LAST MODIFIED Friday 31 January 2020 10:47

King family of musicians

Dr GRAEME SKINNER (University of Sydney)


To cite this:

Graeme Skinner (University of Sydney), "King family of musicians", Australharmony (an online resource toward the history of music and musicians in colonial and early Federation Australia):; accessed 3 April 2020

Genealogical summary / page directory

First generation: children of Thomas KING (c.1792-1870) and Ann FRYER (c. 1788-1863)

[1] Charlotte Ann KING (1812-1894) = Charlotte Ann TURNER (Mrs. Austin T. TURNER)

[2] Edward KING (1814-1894)

[3] Sarah Ann KING (1818-1900) = Sarah Ann SOUTH (Mrs. James Anthony SOUTH senior)

[4] Thomas KING (c.1820-1881)

[5] Henry John KING (senior) (c.1832-1888)


Children of [2]

Juliana KING (1844-1866)

Alfred Edward KING (1837-1902)

Ernest Charles KING (1845-1927)

George Oscar Julian KING (1869-1938)


Children and granddaughter of [3]

Eliza Anna SOUTH (Mrs. Frederick Augustus KING) (fl. 1855-1880)

James Anthony SOUTH (junior) (1844-1912)

Minnie (Sarah Ann) Cunningham KING (Mrs. Tom Aspinall THIODON) (fl. 1879-1930) = Madame THIODON


Children of [4]

Ada KING (1850-1923)

Thomas KING junior


Children of [5]

Henry John KING (junior) (1855-1934)

George Frederick KING (1862-1924)

Charles Horatio KING (1864-1950) alias Melnoth RAFALEWSKI

Edward Mendelssohn Bach KING (1871-1918)


See also:


See also a few items: (TROVE tagged by Australharmony)

Family summary

The early Australian years 1854 to c. early 1860s

The three King brothers, Edward, Thomas, and Henry John, and their families, arrived in Melbourne on 23 April 1854, immigrants on the Indian Queen, a clipper ship that had sailed from Liverpool on 19 January.

In the Argus in June 1854, "MR. EDWARD KING, leader at the Salle de Valentino" advertised that he "provides Bands for Quadrille Parties. Harp, violin, piano, guitar, taught". Immediately beneath appeared an ad by "MR. THOMAS KING, late First Clarionet, Surry Theatre, London, Leader Montpellier Band, Cheltenham, and Second Somerset Militia Band, Bath, provides bands and teaches music." "MR. E. KING" gave his second grand concert at the Marco Polo Hotel, Melbourne, in July 1854, and "Mons. E. King", professor of music and piano tuner, advertised his removal to Emerald Hill in January 1855.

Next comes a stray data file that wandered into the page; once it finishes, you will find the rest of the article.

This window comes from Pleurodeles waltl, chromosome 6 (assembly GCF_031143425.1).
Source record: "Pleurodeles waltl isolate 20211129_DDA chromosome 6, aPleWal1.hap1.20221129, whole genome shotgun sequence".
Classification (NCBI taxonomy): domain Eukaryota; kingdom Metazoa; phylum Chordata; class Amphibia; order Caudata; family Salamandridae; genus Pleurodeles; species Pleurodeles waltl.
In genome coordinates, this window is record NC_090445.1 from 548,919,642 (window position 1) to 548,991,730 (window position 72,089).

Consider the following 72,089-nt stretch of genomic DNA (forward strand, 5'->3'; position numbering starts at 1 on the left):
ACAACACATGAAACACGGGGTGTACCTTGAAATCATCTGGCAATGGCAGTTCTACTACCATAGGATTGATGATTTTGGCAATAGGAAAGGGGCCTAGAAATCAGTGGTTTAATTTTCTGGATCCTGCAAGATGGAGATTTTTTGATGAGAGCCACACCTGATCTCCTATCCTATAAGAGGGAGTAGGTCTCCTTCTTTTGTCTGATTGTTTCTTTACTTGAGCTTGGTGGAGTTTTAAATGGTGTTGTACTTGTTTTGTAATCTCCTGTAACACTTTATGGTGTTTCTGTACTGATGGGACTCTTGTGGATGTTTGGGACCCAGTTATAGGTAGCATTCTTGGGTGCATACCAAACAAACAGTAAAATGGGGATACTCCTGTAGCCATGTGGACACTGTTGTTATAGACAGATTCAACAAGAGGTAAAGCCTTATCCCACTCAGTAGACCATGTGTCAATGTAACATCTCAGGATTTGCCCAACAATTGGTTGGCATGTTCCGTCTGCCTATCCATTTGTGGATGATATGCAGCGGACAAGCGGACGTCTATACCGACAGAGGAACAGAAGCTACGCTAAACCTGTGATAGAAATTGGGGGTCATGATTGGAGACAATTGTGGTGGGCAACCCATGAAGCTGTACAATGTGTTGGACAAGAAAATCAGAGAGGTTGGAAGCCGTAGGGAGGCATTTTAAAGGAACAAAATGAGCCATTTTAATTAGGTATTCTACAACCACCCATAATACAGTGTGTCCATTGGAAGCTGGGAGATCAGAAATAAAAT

A fourth King sibling, the eldest, Charlotte Ann, together with her husband, Austin Turner, arrived in Melbourne in January 1856, after the ship they came on, the Schomberg, was wrecked off Cape Ottway on 1 January. They eventually settled in Ballarat.

By October 1856, Edward was leading the band under George Loder for Anna Bishops Melbourne concerts. He led the band of the Melbourne Philharmonic in 1857 and 1860, and played second violin to Miska Hauser in a Beethoven quartet at the latter's Melbourne concert in February 1857.

Thomas had meanwhile relocated to Ballarat, where he was active in musical circles from 1857 onwards. In April 1858, he and several colleagues accepted a challenge from a rival Ballarat Band:

MR. T. KING, leader of the Montezuma Band, and five others are prepared to accept the challenge of the Star Band, if there is no shenanigan. Three Events. String band, wind band, man to man, as soloists. The best of two events to received the stakes of [pounds] 100. T. KING, Specimen Hill, Ballarat, 21st April, 1858.

Back in July 1854, the Argus reported that Mr. King, the clarionettist, and his daughter Juliana King appeared with Fleury's band at the Salle de Valentino in July 1854. Juliana was actually the daughter of Edward King, though the confusion was repeated in several later reports; according to the paper:

a young lady nine years of age, who, I was told, appeared for the first time in Melbourne . . . was quite a favourite at Bristol, and ought to be heard to better advantage than in a large canvas-covered building like the Salle de Valentino.

During 1855, she was billed as "the Infant Sappho" (to Louisa Swannell's "Australian Nightingale"). By the 1860s, she was singing regularly in oratorio, both in Melbourne and Ballarat. She and her mother, Eugenie, died in the wreck of the London, returning to Australia from England, in 1866.

Henry John senior returned to England briefly, as reported in July 1857, when one "J. HALL" begged:

leave to inform the friends of Mr. Henry J. King, Organist, Pianist, and Singer, that he is expected to arrive at Melbourne in a few days by the ship Commodore Perry, with a choice selection of new Music.

In November 1857, Henry John senior appeared as pianist for Maria Chalker and violinist George Peck, while "Mr. King (of the Bath Concerts)", i.e. Edward, led the orchestra conducted by John Russell for the Melbourne Philharmonic.